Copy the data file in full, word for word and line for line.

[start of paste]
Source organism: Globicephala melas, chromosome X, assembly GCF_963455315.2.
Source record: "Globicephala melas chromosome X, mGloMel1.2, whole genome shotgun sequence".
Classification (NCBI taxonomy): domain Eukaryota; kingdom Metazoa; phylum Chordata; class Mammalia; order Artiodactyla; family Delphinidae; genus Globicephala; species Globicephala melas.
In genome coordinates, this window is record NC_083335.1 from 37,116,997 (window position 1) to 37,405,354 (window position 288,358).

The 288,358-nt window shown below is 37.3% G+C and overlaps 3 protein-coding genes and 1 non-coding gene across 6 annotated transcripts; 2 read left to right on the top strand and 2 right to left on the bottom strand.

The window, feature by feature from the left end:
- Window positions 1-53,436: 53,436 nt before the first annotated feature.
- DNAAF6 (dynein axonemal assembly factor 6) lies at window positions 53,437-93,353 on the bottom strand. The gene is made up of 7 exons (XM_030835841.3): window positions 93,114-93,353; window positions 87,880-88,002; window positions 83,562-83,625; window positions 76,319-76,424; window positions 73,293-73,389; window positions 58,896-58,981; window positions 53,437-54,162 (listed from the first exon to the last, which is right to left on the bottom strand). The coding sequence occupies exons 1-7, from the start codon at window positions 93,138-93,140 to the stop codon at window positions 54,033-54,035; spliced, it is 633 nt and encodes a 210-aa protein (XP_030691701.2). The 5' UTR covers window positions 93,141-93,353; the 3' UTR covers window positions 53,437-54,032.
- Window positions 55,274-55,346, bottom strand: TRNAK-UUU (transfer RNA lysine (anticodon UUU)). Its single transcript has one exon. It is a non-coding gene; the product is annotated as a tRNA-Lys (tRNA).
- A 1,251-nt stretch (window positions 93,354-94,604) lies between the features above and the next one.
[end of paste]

Source organism: Globicephala melas, chromosome X, assembly GCF_963455315.2.
Source record: "Globicephala melas chromosome X, mGloMel1.2, whole genome shotgun sequence".
Classification (NCBI taxonomy): domain Eukaryota; kingdom Metazoa; phylum Chordata; class Mammalia; order Artiodactyla; family Delphinidae; genus Globicephala; species Globicephala melas.
In genome coordinates, this window is record NC_083335.1 from 37,116,997 (window position 1) to 37,405,354 (window position 288,358).

The 288,358-nt window shown below is 37.3% G+C and overlaps 3 protein-coding genes and 1 non-coding gene across 6 annotated transcripts; 2 read left to right on the top strand and 2 right to left on the bottom strand.

The window, feature by feature from the left end:
- Window positions 1-53,436: 53,436 nt before the first annotated feature.
- DNAAF6 (dynein axonemal assembly factor 6) lies at window positions 53,437-93,353 on the bottom strand. The gene is made up of 7 exons (XM_030835841.3): window positions 93,114-93,353; window positions 87,880-88,002; window positions 83,562-83,625; window positions 76,319-76,424; window positions 73,293-73,389; window positions 58,896-58,981; window positions 53,437-54,162 (listed from the first exon to the last, which is right to left on the bottom strand). The coding sequence occupies exons 1-7, from the start codon at window positions 93,138-93,140 to the stop codon at window positions 54,033-54,035; spliced, it is 633 nt and encodes a 210-aa protein (XP_030691701.2). The 5' UTR covers window positions 93,141-93,353; the 3' UTR covers window positions 53,437-54,032.
- Window positions 55,274-55,346, bottom strand: TRNAK-UUU (transfer RNA lysine (anticodon UUU)). Its single transcript has one exon. It is a non-coding gene; the product is annotated as a tRNA-Lys (tRNA).
- A 1,251-nt stretch (window positions 93,354-94,604) lies between the features above and the next one.